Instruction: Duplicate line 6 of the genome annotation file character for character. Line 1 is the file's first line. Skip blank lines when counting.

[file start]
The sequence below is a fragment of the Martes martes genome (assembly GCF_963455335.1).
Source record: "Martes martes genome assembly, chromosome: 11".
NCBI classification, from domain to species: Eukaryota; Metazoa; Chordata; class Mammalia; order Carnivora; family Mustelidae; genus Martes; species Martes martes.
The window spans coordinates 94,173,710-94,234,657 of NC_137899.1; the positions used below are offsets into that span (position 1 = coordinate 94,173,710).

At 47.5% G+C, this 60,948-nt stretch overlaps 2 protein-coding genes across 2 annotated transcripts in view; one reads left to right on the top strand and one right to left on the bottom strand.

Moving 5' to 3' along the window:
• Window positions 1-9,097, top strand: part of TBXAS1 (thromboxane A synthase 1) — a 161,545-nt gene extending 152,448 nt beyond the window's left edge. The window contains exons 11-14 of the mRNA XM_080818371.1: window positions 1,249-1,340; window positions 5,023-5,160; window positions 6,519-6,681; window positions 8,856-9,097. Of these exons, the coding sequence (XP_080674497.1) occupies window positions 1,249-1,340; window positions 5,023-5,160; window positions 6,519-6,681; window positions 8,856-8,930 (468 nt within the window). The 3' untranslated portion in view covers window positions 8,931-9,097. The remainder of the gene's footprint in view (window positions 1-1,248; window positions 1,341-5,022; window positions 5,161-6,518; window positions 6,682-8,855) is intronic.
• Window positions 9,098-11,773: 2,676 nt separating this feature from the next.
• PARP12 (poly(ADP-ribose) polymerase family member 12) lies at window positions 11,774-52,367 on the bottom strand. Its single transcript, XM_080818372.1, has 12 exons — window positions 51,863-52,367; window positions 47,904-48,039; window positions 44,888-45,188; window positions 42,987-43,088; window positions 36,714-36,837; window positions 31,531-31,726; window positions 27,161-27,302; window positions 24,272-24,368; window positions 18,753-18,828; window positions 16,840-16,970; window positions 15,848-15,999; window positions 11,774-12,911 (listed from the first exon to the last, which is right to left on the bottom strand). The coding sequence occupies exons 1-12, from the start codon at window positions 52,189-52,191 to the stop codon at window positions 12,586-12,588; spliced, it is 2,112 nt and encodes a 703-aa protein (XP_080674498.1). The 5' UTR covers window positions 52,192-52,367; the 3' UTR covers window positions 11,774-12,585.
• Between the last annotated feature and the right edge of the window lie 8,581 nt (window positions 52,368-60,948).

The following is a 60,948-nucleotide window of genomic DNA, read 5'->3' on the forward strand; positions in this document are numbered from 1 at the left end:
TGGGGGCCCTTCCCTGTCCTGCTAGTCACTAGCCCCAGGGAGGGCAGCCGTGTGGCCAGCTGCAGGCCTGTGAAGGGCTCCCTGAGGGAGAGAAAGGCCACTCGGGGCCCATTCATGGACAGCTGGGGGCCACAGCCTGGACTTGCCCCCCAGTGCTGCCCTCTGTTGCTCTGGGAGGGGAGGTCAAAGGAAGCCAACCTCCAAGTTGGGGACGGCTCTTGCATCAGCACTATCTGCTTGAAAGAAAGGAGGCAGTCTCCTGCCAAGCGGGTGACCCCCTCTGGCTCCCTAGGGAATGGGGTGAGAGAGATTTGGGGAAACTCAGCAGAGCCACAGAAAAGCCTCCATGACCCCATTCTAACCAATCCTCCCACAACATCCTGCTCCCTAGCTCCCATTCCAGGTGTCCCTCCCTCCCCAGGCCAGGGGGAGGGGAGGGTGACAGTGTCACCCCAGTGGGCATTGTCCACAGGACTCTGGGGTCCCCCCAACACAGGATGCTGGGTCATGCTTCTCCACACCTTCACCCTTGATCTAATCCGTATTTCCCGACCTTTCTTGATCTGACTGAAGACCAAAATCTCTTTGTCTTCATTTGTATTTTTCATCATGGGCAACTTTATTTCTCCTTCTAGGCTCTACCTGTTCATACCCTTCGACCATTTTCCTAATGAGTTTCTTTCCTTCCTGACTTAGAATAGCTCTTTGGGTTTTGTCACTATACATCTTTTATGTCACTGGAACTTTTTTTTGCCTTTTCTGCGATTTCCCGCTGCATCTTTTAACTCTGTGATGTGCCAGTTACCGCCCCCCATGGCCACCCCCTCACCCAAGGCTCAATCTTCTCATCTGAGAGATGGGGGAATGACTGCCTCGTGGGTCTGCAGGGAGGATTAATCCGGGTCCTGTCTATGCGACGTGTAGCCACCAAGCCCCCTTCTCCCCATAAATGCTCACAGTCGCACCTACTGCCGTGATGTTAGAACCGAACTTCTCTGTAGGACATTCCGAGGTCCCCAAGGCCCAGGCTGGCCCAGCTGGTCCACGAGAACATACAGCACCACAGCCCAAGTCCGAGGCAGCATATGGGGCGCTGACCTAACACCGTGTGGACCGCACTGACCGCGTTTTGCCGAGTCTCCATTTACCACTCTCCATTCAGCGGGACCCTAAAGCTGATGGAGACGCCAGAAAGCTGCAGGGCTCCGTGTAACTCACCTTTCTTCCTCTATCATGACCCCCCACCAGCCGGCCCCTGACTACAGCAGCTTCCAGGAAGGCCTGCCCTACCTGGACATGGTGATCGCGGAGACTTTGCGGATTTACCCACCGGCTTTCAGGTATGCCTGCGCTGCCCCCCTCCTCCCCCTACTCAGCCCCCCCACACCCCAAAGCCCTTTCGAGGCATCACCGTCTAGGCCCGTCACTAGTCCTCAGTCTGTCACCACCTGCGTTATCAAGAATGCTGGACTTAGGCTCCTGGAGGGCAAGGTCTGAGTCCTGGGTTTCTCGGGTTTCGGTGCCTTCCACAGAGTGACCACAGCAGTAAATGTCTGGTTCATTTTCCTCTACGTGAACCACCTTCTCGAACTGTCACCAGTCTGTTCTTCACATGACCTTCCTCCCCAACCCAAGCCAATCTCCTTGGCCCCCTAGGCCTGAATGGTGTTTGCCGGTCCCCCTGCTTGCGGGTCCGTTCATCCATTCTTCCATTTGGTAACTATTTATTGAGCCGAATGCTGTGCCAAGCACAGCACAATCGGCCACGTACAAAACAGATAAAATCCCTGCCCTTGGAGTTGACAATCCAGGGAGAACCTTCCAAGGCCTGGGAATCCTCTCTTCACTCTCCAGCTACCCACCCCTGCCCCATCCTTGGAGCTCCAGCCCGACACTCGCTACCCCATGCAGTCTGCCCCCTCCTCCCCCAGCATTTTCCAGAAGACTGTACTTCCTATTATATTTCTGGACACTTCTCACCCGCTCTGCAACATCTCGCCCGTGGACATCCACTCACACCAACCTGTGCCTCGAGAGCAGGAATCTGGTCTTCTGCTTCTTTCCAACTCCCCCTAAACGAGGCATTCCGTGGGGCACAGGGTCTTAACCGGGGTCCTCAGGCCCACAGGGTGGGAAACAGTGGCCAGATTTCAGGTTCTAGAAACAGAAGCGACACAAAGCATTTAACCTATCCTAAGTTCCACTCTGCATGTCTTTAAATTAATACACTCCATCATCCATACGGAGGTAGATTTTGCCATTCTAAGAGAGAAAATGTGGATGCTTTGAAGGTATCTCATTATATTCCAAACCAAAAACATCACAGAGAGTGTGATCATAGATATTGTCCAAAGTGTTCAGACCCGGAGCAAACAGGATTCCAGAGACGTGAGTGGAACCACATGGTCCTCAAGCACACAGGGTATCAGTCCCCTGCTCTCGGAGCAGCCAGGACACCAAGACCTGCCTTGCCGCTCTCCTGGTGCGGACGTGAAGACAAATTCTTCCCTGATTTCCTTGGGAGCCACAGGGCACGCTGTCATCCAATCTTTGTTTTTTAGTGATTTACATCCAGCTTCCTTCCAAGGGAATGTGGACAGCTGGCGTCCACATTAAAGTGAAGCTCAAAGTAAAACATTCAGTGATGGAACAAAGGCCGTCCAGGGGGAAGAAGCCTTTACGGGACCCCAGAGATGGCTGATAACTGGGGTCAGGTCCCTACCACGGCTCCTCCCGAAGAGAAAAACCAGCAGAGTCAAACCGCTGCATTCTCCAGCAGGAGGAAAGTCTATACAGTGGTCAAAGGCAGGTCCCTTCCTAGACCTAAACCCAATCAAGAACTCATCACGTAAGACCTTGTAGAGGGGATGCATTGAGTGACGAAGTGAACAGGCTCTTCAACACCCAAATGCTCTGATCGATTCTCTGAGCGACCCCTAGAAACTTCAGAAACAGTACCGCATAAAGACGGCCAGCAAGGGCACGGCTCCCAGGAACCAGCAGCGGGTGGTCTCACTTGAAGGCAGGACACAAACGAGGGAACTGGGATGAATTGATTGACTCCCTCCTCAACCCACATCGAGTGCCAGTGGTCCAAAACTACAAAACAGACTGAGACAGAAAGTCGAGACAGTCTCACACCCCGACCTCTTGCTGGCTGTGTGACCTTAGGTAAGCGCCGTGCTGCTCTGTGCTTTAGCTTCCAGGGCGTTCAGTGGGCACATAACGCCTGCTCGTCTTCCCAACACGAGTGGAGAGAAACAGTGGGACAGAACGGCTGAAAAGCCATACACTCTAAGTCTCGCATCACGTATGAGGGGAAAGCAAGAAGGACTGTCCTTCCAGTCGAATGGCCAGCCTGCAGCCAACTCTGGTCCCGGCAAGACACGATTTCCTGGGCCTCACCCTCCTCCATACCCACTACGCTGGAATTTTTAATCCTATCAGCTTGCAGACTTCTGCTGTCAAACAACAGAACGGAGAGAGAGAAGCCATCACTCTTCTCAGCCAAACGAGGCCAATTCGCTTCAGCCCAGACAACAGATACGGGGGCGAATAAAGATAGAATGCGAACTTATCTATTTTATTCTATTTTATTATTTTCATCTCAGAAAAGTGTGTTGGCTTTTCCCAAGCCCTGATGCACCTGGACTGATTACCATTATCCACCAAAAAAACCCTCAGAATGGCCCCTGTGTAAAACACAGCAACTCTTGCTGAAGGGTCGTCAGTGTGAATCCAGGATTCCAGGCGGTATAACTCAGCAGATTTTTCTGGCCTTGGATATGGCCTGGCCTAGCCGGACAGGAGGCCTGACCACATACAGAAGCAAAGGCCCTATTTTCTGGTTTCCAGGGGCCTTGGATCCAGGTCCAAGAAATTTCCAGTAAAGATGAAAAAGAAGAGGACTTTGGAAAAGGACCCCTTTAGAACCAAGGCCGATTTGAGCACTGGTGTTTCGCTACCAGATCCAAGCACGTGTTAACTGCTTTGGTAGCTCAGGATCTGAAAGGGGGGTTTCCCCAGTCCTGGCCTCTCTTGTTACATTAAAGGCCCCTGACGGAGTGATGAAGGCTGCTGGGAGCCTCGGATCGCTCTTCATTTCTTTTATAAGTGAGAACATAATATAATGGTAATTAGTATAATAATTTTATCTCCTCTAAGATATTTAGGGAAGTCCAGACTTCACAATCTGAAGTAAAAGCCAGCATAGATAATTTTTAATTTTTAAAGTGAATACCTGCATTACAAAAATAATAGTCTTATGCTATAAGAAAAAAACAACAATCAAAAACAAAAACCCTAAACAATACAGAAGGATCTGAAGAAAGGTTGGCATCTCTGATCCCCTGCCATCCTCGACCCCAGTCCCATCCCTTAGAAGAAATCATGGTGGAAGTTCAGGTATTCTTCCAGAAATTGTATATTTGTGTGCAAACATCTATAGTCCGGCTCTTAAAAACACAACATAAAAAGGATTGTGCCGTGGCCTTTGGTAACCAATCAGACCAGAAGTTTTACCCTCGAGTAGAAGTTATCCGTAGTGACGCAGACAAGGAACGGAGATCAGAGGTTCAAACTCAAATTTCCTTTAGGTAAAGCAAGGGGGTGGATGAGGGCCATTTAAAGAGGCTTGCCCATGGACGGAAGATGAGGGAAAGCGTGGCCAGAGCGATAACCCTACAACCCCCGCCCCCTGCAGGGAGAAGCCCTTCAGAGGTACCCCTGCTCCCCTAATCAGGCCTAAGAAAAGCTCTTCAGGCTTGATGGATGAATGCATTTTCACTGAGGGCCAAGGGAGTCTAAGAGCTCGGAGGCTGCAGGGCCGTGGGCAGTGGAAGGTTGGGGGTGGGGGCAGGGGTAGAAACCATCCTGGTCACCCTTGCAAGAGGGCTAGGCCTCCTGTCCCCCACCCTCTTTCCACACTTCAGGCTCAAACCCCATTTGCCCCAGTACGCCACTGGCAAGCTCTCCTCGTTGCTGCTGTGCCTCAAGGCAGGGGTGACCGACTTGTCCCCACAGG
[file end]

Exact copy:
Moving 5' to 3' along the window: